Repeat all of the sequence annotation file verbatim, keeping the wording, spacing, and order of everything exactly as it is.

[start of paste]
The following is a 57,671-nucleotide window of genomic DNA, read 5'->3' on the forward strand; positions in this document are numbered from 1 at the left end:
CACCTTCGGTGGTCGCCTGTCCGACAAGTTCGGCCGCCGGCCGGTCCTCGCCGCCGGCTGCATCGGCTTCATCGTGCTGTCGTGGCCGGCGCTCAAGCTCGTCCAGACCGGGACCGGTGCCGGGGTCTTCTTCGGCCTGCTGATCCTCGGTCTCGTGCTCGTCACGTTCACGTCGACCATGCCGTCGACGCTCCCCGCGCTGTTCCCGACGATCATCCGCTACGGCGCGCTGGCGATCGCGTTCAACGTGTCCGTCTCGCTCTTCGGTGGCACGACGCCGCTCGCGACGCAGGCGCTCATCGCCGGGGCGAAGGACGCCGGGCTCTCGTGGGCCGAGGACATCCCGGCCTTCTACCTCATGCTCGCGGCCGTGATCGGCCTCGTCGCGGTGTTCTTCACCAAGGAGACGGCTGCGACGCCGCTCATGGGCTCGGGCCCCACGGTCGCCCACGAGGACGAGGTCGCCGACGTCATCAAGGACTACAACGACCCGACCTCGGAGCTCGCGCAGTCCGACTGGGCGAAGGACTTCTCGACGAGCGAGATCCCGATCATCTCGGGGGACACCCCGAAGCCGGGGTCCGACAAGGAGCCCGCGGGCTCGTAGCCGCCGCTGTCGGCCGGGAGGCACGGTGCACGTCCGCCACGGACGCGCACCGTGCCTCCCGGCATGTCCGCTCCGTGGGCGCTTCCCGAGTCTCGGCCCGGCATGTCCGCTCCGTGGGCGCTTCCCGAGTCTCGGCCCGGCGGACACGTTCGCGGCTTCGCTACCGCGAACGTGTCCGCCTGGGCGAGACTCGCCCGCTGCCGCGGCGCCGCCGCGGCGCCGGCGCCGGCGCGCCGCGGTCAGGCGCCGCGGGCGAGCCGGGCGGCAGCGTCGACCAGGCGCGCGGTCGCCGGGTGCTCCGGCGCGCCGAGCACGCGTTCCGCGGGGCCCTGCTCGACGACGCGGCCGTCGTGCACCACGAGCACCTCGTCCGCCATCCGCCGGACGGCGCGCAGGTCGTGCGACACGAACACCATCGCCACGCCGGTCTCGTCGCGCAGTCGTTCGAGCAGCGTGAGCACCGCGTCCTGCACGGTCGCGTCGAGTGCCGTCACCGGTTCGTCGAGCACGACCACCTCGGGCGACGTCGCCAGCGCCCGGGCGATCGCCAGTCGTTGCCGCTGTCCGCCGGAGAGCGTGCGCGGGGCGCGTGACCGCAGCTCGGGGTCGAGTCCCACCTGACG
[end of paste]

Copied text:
The following is a 57,671-nucleotide window of genomic DNA, read 5'->3' on the forward strand; positions in this document are numbered from 1 at the left end:
CACCTTCGGTGGTCGCCTGTCCGACAAGTTCGGCCGCCGGCCGGTCCTCGCCGCCGGCTGCATCGGCTTCATCGTGCTGTCGTGGCCGGCGCTCAAGCTCGTCCAGACCGGGACCGGTGCCGGGGTCTTCTTCGGCCTGCTGATCCTCGGTCTCGTGCTCGTCACGTTCACGTCGACCATGCCGTCGACGCTCCCCGCGCTGTTCCCGACGATCATCCGCTACGGCGCGCTGGCGATCGCGTTCAACGTGTCCGTCTCGCTCTTCGGTGGCACGACGCCGCTCGCGACGCAGGCGCTCATCGCCGGGGCGAAGGACGCCGGGCTCTCGTGGGCCGAGGACATCCCGGCCTTCTACCTCATGCTCGCGGCCGTGATCGGCCTCGTCGCGGTGTTCTTCACCAAGGAGACGGCTGCGACGCCGCTCATGGGCTCGGGCCCCACGGTCGCCCACGAGGACGAGGTCGCCGACGTCATCAAGGACTACAACGACCCGACCTCGGAGCTCGCGCAGTCCGACTGGGCGAAGGACTTCTCGACGAGCGAGATCCCGATCATCTCGGGGGACACCCCGAAGCCGGGGTCCGACAAGGAGCCCGCGGGCTCGTAGCCGCCGCTGTCGGCCGGGAGGCACGGTGCACGTCCGCCACGGACGCGCACCGTGCCTCCCGGCATGTCCGCTCCGTGGGCGCTTCCCGAGTCTCGGCCCGGCATGTCCGCTCCGTGGGCGCTTCCCGAGTCTCGGCCCGGCGGACACGTTCGCGGCTTCGCTACCGCGAACGTGTCCGCCTGGGCGAGACTCGCCCGCTGCCGCGGCGCCGCCGCGGCGCCGGCGCCGGCGCGCCGCGGTCAGGCGCCGCGGGCGAGCCGGGCGGCAGCGTCGACCAGGCGCGCGGTCGCCGGGTGCTCCGGCGCGCCGAGCACGCGTTCCGCGGGGCCCTGCTCGACGACGCGGCCGTCGTGCACCACGAGCACCTCGTCCGCCATCCGCCGGACGGCGCGCAGGTCGTGCGACACGAACACCATCGCCACGCCGGTCTCGTCGCGCAGTCGTTCGAGCAGCGTGAGCACCGCGTCCTGCACGGTCGCGTCGAGTGCCGTCACCGGTTCGTCGAGCACGACCACCTCGGGCGACGTCGCCAGCGCCCGGGCGATCGCCAGTCGTTGCCGCTGTCCGCCGGAGAGCGTGCGCGGGGCGCGTGACCGCAGCTCGGGGTCGAGTCCCACCTGACG